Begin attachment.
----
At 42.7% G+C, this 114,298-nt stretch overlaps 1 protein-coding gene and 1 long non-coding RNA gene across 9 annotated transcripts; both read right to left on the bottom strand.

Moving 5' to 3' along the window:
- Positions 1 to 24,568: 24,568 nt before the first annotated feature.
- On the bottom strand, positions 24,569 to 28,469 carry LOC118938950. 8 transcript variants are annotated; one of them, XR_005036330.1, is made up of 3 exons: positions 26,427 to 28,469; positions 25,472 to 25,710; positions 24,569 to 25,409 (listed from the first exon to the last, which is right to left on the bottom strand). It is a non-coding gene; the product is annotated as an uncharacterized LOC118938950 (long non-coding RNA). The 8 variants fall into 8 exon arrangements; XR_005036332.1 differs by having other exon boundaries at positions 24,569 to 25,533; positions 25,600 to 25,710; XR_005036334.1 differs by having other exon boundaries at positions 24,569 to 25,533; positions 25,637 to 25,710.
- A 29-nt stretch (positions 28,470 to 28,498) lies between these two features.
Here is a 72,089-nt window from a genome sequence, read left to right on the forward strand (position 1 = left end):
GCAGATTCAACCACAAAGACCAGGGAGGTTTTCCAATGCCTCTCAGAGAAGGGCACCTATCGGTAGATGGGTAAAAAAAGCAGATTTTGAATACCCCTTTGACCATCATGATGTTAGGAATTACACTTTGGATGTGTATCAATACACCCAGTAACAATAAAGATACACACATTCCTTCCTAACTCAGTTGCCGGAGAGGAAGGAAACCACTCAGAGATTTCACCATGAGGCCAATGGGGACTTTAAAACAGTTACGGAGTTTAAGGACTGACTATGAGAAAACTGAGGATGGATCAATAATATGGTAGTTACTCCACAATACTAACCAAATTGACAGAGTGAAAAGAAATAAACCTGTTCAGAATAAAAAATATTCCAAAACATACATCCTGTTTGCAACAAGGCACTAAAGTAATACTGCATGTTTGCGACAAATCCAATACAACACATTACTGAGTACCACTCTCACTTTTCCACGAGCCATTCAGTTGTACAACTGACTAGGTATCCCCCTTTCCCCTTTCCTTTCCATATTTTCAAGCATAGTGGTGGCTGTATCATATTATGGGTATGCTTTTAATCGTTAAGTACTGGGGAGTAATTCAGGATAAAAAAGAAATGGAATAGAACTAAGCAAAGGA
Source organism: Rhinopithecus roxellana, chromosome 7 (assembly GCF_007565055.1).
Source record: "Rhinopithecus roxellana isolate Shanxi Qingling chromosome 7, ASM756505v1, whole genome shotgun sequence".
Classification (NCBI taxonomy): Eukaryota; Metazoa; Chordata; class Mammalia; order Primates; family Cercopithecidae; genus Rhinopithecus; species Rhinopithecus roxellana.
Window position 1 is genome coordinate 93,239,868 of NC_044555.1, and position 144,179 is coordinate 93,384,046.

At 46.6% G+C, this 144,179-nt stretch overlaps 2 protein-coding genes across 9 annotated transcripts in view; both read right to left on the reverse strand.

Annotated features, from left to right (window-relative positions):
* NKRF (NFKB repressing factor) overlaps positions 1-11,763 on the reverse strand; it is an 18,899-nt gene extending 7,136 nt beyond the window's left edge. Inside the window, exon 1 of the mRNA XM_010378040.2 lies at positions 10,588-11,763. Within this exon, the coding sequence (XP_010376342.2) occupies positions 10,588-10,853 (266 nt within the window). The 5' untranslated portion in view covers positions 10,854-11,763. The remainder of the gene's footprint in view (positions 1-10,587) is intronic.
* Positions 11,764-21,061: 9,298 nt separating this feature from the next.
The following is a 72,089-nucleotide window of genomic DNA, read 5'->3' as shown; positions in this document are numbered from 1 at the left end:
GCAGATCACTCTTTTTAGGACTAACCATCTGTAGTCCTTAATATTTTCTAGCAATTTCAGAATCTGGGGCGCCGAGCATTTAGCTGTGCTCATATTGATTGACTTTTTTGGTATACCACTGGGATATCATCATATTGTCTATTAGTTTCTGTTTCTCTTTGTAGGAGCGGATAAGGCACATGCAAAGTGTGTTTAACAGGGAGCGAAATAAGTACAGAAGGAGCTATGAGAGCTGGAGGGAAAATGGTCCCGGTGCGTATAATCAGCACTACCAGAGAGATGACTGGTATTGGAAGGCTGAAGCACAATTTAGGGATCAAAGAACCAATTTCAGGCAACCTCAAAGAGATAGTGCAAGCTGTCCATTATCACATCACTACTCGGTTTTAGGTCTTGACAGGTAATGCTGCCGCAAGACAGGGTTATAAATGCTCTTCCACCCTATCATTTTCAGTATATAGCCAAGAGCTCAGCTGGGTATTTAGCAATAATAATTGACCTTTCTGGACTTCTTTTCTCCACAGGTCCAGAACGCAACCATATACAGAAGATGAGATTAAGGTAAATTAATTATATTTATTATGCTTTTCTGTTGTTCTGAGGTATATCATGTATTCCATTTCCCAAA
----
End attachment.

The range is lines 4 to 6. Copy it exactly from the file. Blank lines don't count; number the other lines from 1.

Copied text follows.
- On the bottom strand, positions 24,569 to 28,469 carry LOC118938950. 8 transcript variants are annotated; one of them, XR_005036330.1, is made up of 3 exons: positions 26,427 to 28,469; positions 25,472 to 25,710; positions 24,569 to 25,409 (listed from the first exon to the last, which is right to left on the bottom strand). It is a non-coding gene; the product is annotated as an uncharacterized LOC118938950 (long non-coding RNA). The 8 variants fall into 8 exon arrangements; XR_005036332.1 differs by having other exon boundaries at positions 24,569 to 25,533; positions 25,600 to 25,710; XR_005036334.1 differs by having other exon boundaries at positions 24,569 to 25,533; positions 25,637 to 25,710.
- A 29-nt stretch (positions 28,470 to 28,498) lies between these two features.
Here is a 72,089-nt window from a genome sequence, read left to right on the forward strand (position 1 = left end):